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dc.contributor.advisorRawlings, Gregory Edward
dc.contributor.authorAnderson, William Jeffrey Cairns
dc.date.available2012-02-21T22:51:55Z
dc.date.copyright2012
dc.identifier.citationAnderson, W. J. C. (2012). Shadow Cultures, Shadow Histories: Foreign Military Personnel in Africa 1960-1980 (Thesis, Master of Arts). University of Otago. Retrieved from http://hdl.handle.net/10523/2117en
dc.identifier.urihttp://hdl.handle.net/10523/2117
dc.description.abstractFrom the 1960s to the 1980s mercenary soldiers in Africa captured the attention of journalists, authors and scholars. This thesis critically examines the shadows of mercenarism in sub-Saharan Africa during decolonisation – an intense period of political volatility, fragility and violence. The shadows of conflict are spaces fuelled by forces of power where defined boundaries of illegal/legal, illicit/licit and legitimate/illegitimate become obscured. Nordstrom (2000, 2001, 2004, 2007) invokes the shadows as a substantive ethnographic and analytical concept in anthropological research. This thesis considers how the shadows are culturally, socially and politically contingent spaces where concepts of mercenarism are contested. Specific attention is given to ‘shadow agents’ – former foreign military combatants, diplomats and politicians – whose lived experiences shed light on the power, ambiguities and uncertainties of the shadows. Arguing the importance of mixed method ethnography, this thesis incorporates three bodies of anthropological knowledge. Material from the official state archives of New Zealand and the United Kingdom (UK) where, amongst themselves, politicians and diplomats debated the ‘mercenary problem’, are used alongside oral testimonies from former foreign soldiers whose individual stories provide important narratives omitted from official records. This ethnography also draws on multi-sited fieldwork, including participant observation in Africa, the UK and New Zealand that engages with and captures the more intimate details of mercenary soldiering. As findings suggest, the worlds of diplomacy, politics and mercenarism are composed of shadow cultures where new perspectives and understandings emerge.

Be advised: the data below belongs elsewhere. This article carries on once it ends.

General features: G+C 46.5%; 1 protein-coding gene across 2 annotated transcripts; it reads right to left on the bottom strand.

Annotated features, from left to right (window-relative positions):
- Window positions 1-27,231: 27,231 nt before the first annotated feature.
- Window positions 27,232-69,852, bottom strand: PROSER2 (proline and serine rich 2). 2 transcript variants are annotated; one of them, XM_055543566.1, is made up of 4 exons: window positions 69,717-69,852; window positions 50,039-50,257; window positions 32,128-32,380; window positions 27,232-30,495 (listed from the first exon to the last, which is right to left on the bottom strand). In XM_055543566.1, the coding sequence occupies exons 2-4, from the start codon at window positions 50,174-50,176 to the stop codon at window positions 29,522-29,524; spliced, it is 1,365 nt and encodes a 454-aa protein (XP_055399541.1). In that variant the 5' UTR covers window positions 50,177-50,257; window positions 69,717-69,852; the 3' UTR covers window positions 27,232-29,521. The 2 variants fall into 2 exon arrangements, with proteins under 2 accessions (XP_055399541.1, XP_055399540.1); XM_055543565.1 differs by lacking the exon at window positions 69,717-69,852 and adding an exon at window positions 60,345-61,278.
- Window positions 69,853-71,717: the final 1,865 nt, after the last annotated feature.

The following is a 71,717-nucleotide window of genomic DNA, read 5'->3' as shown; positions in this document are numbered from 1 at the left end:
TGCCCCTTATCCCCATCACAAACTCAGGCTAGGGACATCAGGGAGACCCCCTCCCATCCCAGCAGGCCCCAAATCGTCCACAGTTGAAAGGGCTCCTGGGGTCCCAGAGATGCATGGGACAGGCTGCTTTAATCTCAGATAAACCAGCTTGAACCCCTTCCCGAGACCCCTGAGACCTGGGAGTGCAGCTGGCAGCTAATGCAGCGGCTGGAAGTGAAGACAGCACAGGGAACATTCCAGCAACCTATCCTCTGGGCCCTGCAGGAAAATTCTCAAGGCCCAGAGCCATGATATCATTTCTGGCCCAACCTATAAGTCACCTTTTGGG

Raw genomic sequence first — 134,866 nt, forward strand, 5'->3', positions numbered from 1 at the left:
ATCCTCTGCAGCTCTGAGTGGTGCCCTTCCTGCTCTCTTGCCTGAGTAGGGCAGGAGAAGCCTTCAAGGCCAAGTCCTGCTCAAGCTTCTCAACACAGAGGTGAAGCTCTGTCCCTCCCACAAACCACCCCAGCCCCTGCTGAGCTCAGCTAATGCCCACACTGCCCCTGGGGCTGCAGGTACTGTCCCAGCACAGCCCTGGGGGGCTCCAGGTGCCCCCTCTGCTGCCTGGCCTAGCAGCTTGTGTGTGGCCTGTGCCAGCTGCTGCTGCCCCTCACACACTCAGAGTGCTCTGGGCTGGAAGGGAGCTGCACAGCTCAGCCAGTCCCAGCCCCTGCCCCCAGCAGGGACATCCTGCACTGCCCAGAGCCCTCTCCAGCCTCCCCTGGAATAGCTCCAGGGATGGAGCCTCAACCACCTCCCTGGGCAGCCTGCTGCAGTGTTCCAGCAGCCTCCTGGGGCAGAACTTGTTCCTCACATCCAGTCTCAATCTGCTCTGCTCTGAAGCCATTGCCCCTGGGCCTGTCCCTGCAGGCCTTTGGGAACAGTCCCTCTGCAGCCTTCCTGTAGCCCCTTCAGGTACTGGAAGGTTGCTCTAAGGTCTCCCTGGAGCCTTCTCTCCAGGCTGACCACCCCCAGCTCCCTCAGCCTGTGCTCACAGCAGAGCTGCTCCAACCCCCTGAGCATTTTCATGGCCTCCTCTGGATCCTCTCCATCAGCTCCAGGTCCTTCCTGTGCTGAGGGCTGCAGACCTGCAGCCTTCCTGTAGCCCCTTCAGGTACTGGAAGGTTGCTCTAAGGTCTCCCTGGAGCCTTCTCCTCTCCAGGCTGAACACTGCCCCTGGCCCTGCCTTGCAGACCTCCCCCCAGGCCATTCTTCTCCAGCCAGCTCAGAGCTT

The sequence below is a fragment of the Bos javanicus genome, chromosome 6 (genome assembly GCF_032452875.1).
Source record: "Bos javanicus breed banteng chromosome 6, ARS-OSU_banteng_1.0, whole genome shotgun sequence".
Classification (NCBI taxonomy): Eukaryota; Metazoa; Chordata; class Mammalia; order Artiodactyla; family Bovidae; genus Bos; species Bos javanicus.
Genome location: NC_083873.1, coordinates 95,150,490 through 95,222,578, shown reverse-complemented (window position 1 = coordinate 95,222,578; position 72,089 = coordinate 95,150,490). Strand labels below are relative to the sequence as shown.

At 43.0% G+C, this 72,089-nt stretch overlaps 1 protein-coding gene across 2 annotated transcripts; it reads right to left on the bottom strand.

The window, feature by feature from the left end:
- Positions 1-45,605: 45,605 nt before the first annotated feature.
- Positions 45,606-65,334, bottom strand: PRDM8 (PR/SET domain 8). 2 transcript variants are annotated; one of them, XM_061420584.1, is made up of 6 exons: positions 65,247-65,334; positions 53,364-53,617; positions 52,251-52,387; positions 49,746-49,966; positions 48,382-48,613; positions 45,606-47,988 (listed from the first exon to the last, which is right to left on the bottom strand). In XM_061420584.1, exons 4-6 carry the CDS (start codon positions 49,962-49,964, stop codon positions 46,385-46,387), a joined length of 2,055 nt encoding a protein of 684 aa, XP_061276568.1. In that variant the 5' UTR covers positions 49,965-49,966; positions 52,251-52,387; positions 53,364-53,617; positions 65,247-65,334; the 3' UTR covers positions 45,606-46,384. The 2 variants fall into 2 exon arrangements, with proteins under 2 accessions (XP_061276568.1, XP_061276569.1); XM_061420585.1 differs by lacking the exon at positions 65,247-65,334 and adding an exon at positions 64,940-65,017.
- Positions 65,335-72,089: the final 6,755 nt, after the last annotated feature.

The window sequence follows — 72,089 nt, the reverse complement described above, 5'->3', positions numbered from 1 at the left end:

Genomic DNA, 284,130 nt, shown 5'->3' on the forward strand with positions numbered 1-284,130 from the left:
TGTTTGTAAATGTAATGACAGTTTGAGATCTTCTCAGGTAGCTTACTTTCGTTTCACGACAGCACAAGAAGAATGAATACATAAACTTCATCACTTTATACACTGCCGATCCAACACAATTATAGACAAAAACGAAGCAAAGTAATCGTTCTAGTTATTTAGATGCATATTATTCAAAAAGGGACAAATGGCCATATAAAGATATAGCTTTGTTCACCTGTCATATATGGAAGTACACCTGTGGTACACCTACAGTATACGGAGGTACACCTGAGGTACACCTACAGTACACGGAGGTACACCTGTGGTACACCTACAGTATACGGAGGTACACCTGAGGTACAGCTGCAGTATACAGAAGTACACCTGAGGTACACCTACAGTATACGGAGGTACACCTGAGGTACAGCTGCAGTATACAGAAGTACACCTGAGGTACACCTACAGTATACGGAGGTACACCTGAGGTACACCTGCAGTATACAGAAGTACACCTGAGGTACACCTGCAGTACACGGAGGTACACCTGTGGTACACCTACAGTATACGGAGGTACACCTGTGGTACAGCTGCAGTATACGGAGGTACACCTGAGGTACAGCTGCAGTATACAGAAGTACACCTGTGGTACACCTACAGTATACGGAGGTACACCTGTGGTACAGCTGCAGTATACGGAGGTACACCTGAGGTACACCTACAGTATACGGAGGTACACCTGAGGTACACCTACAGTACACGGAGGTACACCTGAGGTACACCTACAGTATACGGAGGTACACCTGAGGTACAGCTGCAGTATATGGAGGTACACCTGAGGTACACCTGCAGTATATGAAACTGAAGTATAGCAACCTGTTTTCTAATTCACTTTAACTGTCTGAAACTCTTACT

dc.format.mimetypeapplication/pdf
dc.language.isoen
dc.publisherUniversity of Otago
dc.rightsAll items in OUR Archive are provided for private study and research purposes and are protected by copyright with all rights reserved unless otherwise indicated.
dc.subjectShadows
dc.subjectMercenary
dc.subjectMilitary
dc.subjectAfrica
dc.subjectAnthropology
dc.titleShadow Cultures, Shadow Histories: Foreign Military Personnel in Africa 1960-1980
dc.typeThesis
dc.date.updated2012-02-21T08:50:21Z
dc.language.rfc3066en
thesis.degree.disciplineAnthropology and Archaeology
thesis.degree.nameMaster of Arts
thesis.degree.grantorUniversity of Otago
thesis.degree.levelMasters
otago.openaccessOpen
otago.evidence.presentYes
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